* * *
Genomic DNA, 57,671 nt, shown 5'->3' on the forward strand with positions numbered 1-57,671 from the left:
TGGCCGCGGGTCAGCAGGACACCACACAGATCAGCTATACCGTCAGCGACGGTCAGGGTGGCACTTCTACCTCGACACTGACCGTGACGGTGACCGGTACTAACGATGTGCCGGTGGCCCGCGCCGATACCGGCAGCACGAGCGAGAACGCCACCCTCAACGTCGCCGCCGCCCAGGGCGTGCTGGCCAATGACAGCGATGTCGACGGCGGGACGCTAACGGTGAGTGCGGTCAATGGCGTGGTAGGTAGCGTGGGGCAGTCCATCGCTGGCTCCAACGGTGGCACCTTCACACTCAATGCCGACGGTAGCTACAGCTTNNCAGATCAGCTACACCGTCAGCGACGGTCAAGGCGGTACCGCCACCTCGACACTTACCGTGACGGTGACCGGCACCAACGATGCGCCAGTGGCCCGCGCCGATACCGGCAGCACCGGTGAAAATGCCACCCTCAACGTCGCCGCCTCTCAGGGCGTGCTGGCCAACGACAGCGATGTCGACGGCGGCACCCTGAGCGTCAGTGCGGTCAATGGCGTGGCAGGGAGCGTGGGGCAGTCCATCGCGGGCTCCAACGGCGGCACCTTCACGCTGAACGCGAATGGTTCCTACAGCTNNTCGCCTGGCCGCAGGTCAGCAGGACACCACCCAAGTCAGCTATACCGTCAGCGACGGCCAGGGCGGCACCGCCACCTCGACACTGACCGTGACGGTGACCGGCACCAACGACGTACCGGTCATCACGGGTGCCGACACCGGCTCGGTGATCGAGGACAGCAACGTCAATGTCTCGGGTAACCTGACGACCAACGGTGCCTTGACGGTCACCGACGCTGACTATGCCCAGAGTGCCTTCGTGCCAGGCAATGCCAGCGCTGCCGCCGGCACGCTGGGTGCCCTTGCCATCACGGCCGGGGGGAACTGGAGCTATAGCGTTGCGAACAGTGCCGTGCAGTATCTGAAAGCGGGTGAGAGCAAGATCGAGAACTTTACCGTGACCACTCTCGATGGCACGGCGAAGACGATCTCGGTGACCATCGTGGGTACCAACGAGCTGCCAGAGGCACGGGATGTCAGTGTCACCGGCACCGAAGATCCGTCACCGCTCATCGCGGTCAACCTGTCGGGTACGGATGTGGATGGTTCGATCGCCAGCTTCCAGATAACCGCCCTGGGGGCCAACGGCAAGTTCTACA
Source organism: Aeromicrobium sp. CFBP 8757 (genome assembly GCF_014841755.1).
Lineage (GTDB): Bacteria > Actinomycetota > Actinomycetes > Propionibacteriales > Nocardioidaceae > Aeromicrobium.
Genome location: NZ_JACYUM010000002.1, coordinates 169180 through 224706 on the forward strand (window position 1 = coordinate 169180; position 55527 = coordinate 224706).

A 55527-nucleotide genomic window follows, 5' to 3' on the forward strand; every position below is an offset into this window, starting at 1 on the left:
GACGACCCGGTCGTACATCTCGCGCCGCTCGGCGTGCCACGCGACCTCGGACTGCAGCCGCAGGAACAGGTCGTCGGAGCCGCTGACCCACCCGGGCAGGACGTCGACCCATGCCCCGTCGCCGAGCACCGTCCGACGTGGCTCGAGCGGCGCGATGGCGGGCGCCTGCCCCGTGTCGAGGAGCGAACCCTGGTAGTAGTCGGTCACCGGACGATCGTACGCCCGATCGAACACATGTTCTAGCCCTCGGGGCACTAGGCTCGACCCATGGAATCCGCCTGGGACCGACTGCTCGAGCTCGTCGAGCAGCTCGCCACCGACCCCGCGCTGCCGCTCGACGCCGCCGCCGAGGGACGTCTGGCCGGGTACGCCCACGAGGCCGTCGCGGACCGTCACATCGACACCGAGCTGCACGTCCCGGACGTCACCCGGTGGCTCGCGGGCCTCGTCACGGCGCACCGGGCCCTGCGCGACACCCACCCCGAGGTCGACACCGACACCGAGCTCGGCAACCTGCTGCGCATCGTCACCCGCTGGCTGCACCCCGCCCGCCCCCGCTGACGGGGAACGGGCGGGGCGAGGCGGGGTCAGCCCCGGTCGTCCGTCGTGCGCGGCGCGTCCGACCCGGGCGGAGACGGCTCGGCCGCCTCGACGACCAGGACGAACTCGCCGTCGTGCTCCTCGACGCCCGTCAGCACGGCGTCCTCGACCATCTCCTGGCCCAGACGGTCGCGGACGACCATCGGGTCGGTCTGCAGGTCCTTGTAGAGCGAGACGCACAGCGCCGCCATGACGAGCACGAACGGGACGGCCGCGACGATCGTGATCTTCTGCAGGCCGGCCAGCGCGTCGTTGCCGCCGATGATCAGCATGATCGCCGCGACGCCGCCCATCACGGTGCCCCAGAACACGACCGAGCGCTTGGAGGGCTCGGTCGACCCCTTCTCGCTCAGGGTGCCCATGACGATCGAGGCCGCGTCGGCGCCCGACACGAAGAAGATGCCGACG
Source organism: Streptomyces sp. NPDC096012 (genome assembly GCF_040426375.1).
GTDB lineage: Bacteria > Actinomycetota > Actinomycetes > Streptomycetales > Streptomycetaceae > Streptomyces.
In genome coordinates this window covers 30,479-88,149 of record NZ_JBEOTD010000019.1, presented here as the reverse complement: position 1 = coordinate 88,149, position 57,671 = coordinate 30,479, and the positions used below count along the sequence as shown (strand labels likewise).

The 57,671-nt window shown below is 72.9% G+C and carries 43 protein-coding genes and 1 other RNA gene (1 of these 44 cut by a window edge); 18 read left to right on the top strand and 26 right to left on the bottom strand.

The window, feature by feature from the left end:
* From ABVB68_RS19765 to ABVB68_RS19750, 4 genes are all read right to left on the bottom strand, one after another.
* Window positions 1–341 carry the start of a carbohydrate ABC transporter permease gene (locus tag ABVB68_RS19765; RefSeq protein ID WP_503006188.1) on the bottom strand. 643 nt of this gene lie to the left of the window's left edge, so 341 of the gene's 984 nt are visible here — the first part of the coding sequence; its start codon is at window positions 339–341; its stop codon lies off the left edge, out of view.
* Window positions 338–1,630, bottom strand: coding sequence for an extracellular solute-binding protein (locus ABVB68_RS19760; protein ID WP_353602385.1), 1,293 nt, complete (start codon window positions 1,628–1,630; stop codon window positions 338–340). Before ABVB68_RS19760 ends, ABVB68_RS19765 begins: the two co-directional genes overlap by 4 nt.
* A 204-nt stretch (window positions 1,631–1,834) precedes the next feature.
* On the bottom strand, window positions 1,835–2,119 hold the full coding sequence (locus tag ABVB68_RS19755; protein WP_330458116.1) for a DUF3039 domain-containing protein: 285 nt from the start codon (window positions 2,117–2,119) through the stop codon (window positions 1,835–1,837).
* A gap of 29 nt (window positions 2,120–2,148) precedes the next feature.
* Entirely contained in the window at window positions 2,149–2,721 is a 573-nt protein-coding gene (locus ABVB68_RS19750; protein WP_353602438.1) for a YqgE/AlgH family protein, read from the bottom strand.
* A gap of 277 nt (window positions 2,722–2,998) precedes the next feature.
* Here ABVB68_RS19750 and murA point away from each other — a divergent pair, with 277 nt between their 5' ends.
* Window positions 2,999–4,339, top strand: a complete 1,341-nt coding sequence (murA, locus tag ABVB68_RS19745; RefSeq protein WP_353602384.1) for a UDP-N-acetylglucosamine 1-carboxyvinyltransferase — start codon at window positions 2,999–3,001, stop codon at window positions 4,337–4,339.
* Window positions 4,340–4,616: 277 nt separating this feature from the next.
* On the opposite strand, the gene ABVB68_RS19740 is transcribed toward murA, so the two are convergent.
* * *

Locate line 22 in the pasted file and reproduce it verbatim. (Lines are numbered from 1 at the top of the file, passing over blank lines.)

* Window positions 2,999–4,339, top strand: a complete 1,341-nt coding sequence (murA, locus tag ABVB68_RS19745; RefSeq protein WP_353602384.1) for a UDP-N-acetylglucosamine 1-carboxyvinyltransferase — start codon at window positions 2,999–3,001, stop codon at window positions 4,337–4,339.